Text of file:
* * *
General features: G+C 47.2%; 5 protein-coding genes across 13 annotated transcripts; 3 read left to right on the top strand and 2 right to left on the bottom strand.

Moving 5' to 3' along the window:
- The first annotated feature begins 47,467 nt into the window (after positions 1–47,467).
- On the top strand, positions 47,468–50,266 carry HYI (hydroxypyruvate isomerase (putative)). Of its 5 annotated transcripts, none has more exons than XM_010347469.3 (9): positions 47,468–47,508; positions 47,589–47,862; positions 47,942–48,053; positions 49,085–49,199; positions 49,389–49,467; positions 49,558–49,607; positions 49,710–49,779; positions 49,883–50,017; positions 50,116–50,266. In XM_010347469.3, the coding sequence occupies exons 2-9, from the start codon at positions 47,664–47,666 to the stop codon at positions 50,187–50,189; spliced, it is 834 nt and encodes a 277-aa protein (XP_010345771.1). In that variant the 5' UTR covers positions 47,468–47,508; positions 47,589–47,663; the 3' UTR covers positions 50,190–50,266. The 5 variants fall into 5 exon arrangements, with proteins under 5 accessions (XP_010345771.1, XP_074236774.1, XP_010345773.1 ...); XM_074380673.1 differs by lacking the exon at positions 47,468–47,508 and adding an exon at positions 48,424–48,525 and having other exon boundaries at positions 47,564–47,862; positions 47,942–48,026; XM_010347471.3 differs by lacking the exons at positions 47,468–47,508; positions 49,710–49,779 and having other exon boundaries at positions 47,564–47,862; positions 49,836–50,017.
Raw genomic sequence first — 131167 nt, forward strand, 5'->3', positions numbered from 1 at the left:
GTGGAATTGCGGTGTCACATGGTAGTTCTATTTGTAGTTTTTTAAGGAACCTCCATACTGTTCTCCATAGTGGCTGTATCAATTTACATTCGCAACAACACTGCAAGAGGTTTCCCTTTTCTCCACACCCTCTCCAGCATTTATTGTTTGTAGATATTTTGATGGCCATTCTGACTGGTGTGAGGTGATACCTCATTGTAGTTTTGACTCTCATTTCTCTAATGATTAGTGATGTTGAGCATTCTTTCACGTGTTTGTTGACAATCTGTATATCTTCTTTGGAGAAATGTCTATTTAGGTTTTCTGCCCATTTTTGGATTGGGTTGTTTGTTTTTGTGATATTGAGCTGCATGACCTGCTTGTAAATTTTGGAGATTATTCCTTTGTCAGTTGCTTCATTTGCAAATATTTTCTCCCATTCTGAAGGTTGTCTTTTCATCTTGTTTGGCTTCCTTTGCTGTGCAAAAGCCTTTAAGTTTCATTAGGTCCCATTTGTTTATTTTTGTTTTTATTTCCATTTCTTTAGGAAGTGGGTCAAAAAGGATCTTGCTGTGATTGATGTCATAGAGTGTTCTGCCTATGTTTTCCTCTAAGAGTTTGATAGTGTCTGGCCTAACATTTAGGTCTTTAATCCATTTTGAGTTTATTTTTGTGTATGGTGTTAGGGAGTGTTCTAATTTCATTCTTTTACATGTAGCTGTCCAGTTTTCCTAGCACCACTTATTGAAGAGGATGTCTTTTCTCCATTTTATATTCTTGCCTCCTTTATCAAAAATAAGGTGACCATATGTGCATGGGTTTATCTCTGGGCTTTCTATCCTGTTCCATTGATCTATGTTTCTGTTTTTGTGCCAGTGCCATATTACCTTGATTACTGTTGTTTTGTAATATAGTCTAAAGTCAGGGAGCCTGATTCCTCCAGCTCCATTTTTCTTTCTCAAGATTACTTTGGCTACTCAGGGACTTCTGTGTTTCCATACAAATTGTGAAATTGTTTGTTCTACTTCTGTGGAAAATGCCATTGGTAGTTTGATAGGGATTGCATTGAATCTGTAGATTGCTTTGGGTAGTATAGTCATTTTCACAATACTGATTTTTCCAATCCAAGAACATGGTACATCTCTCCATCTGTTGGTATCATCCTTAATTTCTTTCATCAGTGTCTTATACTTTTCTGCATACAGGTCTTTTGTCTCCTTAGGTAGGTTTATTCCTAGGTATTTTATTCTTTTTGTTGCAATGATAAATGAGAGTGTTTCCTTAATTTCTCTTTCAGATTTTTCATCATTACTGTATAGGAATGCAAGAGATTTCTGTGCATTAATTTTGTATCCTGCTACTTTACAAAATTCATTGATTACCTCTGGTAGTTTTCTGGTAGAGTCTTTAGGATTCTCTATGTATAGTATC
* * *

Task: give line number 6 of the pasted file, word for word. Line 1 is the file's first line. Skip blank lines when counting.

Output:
GTGGAATTGCGGTGTCACATGGTAGTTCTATTTGTAGTTTTTTAAGGAACCTCCATACTGTTCTCCATAGTGGCTGTATCAATTTACATTCGCAACAACACTGCAAGAGGTTTCCCTTTTCTCCACACCCTCTCCAGCATTTATTGTTTGTAGATATTTTGATGGCCATTCTGACTGGTGTGAGGTGATACCTCATTGTAGTTTTGACTCTCATTTCTCTAATGATTAGTGATGTTGAGCATTCTTTCACGTGTTTGTTGACAATCTGTATATCTTCTTTGGAGAAATGTCTATTTAGGTTTTCTGCCCATTTTTGGATTGGGTTGTTTGTTTTTGTGATATTGAGCTGCATGACCTGCTTGTAAATTTTGGAGATTATTCCTTTGTCAGTTGCTTCATTTGCAAATATTTTCTCCCATTCTGAAGGTTGTCTTTTCATCTTGTTTGGCTTCCTTTGCTGTGCAAAAGCCTTTAAGTTTCATTAGGTCCCATTTGTTTATTTTTGTTTTTATTTCCATTTCTTTAGGAAGTGGGTCAAAAAGGATCTTGCTGTGATTGATGTCATAGAGTGTTCTGCCTATGTTTTCCTCTAAGAGTTTGATAGTGTCTGGCCTAACATTTAGGTCTTTAATCCATTTTGAGTTTATTTTTGTGTATGGTGTTAGGGAGTGTTCTAATTTCATTCTTTTACATGTAGCTGTCCAGTTTTCCTAGCACCACTTATTGAAGAGGATGTCTTTTCTCCATTTTATATTCTTGCCTCCTTTATCAAAAATAAGGTGACCATATGTGCATGGGTTTATCTCTGGGCTTTCTATCCTGTTCCATTGATCTATGTTTCTGTTTTTGTGCCAGTGCCATATTACCTTGATTACTGTTGTTTTGTAATATAGTCTAAAGTCAGGGAGCCTGATTCCTCCAGCTCCATTTTTCTTTCTCAAGATTACTTTGGCTACTCAGGGACTTCTGTGTTTCCATACAAATTGTGAAATTGTTTGTTCTACTTCTGTGGAAAATGCCATTGGTAGTTTGATAGGGATTGCATTGAATCTGTAGATTGCTTTGGGTAGTATAGTCATTTTCACAATACTGATTTTTCCAATCCAAGAACATGGTACATCTCTCCATCTGTTGGTATCATCCTTAATTTCTTTCATCAGTGTCTTATACTTTTCTGCATACAGGTCTTTTGTCTCCTTAGGTAGGTTTATTCCTAGGTATTTTATTCTTTTTGTTGCAATGATAAATGAGAGTGTTTCCTTAATTTCTCTTTCAGATTTTTCATCATTACTGTATAGGAATGCAAGAGATTTCTGTGCATTAATTTTGTATCCTGCTACTTTACAAAATTCATTGATTACCTCTGGTAGTTTTCTGGTAGAGTCTTTAGGATTCTCTATGTATAGTATC